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Screen failing intermittently - how to determine fault?

This Macbook Pro A1260 sn W8839008YJY has developed a fault where the screen goes black. Everything else is working normally, even the backlight / brightness keys can be seen to boost the 'black' up and down. It's probably the common fault with the GPU, I realise, but I'm wondering if there is any way of narrowing it down further in case its just an inverter or data cable, or even the logic board. The nearest Apple Store is quite a way off and Apple won't take it back via courier for diagnosis.

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When it fails can you still discern the desktop?

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Your problem is the old NVIDA issue.

While its too late now to get it fixed from Apple as they have now EOF the system (May '13) so they don't repair or stock parts for this model any more. But, you will likely find a few Apple authorized repair centers still working on them and still replacing and/or re-balling the GPU.

You see, the solder its self is breaking down from the extreme heat and age. NVIDA also had a problem with the chip as it was overheating (not meeting spec) which Apple got them to cover their repair costs.

Getting back here to the repair: You need to get the rev2 Apple spec'ed part and replace your current GPU if you have the older out of spec unit. In any case you do want to take the GPU off and clean all of the solder and re-ball with the correct high temp solder.

Be careful with the fly-by-night outfits out there! Some just reheat the chip which will appear to work but will soon fail again as the solder has broken down which is why you need to clean it off and re-ball to do the job correctly. Besides, heating the logic board incorrectly can cause other problems. There is a method that needs to be followed so you don't damage other parts.

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I cant see any desktop, no. Am I correct in thinking that the GPU is soldered onto the logic board? And if so, would i want to purchase a replacement GPU only, or the logic board with it already on?

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Yes the GPU is soldered onto the logic board and required some very good soldering skills to remove and you should replace it with the newer version of the chip (newer runs cooler). Yes, some people have desoldered the old chip back on (re-balling it). But, again you need the correct solder and skills to get it back on without damaging the logic board or other components. This is a very advanced DIY project. Getting a replacement logic board is an easier job to swap out or maybe its time to get a new system.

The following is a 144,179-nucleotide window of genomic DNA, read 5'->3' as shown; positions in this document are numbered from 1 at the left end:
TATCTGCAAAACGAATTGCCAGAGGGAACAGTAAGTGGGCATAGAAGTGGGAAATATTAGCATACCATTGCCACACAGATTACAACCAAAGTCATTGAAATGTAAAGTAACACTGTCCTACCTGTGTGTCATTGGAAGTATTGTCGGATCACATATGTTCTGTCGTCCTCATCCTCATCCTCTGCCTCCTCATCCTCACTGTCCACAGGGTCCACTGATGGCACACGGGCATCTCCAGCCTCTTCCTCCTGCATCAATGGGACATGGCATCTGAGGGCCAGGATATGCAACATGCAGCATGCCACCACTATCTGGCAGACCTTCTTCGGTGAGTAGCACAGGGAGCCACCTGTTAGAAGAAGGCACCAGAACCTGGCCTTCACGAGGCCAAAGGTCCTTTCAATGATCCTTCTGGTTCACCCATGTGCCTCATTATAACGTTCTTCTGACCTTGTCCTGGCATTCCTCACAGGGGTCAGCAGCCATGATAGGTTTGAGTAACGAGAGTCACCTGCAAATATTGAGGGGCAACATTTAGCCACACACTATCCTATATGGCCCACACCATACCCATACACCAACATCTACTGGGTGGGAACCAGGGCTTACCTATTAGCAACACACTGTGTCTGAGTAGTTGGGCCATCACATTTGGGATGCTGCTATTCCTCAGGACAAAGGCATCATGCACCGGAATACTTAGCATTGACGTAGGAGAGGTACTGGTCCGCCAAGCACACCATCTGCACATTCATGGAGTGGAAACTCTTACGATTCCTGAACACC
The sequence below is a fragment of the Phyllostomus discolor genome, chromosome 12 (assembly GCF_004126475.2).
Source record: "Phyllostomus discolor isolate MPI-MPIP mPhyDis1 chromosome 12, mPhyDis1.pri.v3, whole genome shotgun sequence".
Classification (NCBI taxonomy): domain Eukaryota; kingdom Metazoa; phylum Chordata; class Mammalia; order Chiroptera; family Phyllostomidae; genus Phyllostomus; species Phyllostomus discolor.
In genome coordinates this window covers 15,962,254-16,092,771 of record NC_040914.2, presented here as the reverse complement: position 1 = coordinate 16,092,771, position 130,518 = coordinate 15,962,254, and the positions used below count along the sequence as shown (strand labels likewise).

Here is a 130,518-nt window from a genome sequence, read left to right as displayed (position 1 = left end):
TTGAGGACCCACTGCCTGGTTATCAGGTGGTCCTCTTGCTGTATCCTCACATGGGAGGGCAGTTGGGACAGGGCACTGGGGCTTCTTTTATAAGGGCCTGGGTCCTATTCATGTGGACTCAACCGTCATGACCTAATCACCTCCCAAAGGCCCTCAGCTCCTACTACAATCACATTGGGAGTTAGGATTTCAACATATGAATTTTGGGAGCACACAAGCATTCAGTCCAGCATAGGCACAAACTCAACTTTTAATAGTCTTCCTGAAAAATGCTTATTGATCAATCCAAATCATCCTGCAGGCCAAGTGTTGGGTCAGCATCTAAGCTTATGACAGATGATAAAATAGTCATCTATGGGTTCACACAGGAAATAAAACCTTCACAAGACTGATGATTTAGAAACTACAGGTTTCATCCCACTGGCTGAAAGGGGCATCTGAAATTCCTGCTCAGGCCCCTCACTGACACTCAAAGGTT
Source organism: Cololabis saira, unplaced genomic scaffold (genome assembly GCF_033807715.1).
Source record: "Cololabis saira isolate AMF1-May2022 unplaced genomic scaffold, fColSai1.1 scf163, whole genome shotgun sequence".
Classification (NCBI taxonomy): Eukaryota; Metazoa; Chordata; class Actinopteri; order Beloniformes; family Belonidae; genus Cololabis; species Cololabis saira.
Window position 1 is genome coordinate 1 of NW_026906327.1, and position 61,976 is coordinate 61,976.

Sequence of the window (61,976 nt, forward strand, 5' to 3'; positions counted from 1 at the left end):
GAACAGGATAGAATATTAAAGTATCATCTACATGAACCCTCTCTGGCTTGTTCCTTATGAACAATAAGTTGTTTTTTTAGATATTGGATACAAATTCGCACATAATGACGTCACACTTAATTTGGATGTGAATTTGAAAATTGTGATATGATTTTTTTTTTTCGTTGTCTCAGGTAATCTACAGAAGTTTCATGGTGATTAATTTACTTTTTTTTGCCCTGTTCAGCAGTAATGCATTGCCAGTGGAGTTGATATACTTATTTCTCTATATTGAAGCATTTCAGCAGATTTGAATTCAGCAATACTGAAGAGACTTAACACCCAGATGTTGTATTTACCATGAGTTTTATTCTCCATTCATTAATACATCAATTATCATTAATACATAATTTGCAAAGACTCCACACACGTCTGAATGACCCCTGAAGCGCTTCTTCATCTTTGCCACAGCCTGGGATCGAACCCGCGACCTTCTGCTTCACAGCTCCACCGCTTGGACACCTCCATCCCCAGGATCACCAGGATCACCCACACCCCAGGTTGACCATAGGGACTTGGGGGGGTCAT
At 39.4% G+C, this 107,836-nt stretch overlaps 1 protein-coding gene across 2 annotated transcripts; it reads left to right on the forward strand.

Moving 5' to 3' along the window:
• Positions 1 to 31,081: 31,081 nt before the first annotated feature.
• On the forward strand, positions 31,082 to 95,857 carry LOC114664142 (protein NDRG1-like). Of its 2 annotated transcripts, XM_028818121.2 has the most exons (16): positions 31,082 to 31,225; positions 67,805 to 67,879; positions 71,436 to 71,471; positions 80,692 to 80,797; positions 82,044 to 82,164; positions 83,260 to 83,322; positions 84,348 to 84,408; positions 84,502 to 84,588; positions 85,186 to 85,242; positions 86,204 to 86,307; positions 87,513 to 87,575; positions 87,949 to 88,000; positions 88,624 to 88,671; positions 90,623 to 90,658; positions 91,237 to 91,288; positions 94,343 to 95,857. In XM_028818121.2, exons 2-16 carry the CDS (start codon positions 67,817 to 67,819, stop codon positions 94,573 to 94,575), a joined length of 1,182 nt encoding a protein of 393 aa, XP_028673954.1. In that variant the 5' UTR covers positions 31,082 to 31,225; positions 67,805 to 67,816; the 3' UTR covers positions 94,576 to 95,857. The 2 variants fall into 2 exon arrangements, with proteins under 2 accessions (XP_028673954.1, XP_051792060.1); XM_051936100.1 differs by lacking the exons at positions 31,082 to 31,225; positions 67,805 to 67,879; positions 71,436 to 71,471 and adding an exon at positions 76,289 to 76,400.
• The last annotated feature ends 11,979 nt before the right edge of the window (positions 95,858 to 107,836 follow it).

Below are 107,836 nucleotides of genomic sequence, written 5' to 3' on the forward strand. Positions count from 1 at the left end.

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Does it go immediately black? I had the same issue but the video was distorted and then went black. And yes, Apple will not repair it for free now the extended warranty scheme has expired for almost a year. The only solution I could find, was sending it to a shop which will assess/repair the GPU for a more or less reasonable fee. That way you only risk post and packing cost in case they are unable to repair.

Update

Last week my friend's MacBook Pro A1260 came back from this British company. They replaced the faulty video chip with a new, Apple-spec one and cleaned the MacBook inside out. It looked like new and the dreaded video issue was gone, of course. Turnaround was fast, communication was friendly and to-the-point. No affiliation, just a satisfied customer.

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You do need to be careful here as some people have just reheated the GPU (reflowing it) while this may appear to fix things it really doesn't.

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Good answer and I'd like to know who the "British" company to whom you refer. Very annoying that the editor has removed the name. Would you consider emailing me their particulars please if I sent you my address?

Thanks for your help. - Peter

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A few months ago it went through a phase of the video being messed up, and then returning to normal. That resolved itself until last week when it just suddenly started to go completely black. Last night I had it in Target Disk mode and it was flipping between black and normal (Firewire logo) fairly often. Started up as usual it stays black almost all the time now.

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